Industrial heat pumps for high temperature process applications. A numerical study of the ammonia-water hybrid absorption-compression heat pump

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Abstract

Industrial processes often consume large quantities of heat, while of-ten dissipating large quantities of waste heat to the ambient. The main energy source for industrial heat supply is fossil fuels, either oil or nat-ural gas. Thus, the heat consumption of industrial processes often entail large CO2 emissions as well as emission of other harmful pollutants. As heat pumps can upgrade low temperature waste heat to a high temperature heat supply using only a fraction of primary energy, heat pumps may be applied to improve the energy efficiency of industrial processes. Further, Replacing oil or gas burners with heat pumps could lead to a reduction of the emissions, especially in a future energy system with a high penetration of renewable energy sources.
Many industrial heat pumps have been installed with a heat supply temperature ranging from 50 - 90 °C. The lack of installation in the temperature domain in excess of 90 °C is believed to be caused by the lack of cost efficient heat pumps, rather than a limited demand. Com-mercial components for industrial heat pumps are limited to a working pressure of 28 bar, although high pressure alternatives do exist for am-monia (50 bar) and CO2 (140 bar). Most commercial compressors are not durable at compressor discharge temperature above 180 °C. Using these components, vapour compression heat pumps (VCHP) are limited to heat supply temperatures between 80 - 90 °C. Developing heat pumps that are capable of delivering temperatures above 90 °C may therefore allow heat pump implementation in more industrial processes than is currently possible.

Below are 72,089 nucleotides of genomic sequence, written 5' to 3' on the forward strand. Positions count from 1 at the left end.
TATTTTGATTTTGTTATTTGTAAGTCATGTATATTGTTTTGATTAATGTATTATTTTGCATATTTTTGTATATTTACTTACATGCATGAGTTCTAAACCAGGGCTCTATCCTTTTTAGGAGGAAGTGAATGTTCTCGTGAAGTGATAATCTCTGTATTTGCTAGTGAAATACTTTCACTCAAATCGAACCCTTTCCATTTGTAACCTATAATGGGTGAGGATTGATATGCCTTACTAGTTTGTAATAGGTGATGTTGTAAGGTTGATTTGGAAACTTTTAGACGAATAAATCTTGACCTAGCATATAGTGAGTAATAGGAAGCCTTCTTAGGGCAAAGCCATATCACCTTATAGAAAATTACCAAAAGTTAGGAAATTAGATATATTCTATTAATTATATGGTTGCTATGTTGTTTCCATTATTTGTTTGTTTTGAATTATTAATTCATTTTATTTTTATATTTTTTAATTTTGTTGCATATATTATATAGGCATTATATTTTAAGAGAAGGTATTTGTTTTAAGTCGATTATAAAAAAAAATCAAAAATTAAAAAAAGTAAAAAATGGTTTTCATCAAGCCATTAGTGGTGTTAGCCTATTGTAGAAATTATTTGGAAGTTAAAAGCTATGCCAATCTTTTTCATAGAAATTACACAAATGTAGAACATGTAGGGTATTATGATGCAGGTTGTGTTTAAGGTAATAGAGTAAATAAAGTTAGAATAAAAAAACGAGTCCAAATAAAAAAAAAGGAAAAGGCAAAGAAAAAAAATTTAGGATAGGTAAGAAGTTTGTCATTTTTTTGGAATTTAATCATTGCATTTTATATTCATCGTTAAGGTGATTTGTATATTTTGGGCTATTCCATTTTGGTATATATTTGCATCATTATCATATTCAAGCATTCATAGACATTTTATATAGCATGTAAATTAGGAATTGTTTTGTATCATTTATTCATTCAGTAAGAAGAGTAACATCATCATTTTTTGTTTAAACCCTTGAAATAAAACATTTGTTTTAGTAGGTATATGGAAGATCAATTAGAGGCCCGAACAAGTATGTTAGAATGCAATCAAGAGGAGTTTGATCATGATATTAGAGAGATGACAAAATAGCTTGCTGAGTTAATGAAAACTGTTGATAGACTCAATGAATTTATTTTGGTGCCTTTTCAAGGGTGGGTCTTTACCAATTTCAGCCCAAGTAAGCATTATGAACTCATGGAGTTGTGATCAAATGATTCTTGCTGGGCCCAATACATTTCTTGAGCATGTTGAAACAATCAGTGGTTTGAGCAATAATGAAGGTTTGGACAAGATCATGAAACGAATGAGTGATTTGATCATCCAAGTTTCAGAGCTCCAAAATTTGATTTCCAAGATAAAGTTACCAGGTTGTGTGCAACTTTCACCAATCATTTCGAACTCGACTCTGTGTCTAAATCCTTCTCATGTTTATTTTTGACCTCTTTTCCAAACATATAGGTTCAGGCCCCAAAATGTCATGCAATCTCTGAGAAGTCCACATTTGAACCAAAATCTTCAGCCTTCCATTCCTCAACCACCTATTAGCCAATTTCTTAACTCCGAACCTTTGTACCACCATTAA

The ammonia-water hybrid absorption-compression heat pump (HAC-HP) is of specific interest for development of high temperature heat pumps due to two properties inherent to the zeotropic working fluid: 1. Increased efficiency due to the reduction of thermal irreversibilities in the heat transfer processes between the working fluid and the external streams. 2. The reduction of vapour pressure compared to the vapour pressure of pure ammonia. The HACHP can therefore deliver higher temperatures at higher efficiencies than conventional VCHP.
To investigate the possibility of developing high temperature HACHP, numerical models are developed for the one-stage cycle and several identified two-stage compression configurations. The design of the HAC-HP is governed by two extra degrees of freedom compared to the VCHP. These can be set by many criterion but is in this study set by the choice of the rich ammonia mass fraction and the circulation ratio. The influence of these parameters on the performance and size of the system is investigated. The performance and size of the identified two-stage compression configurations are compared to the one-stage cycle. One two-stage compression cycle performs better than the remaining, both in terms of increased efficiency, reduction of discharge temperature and needed compressor volume.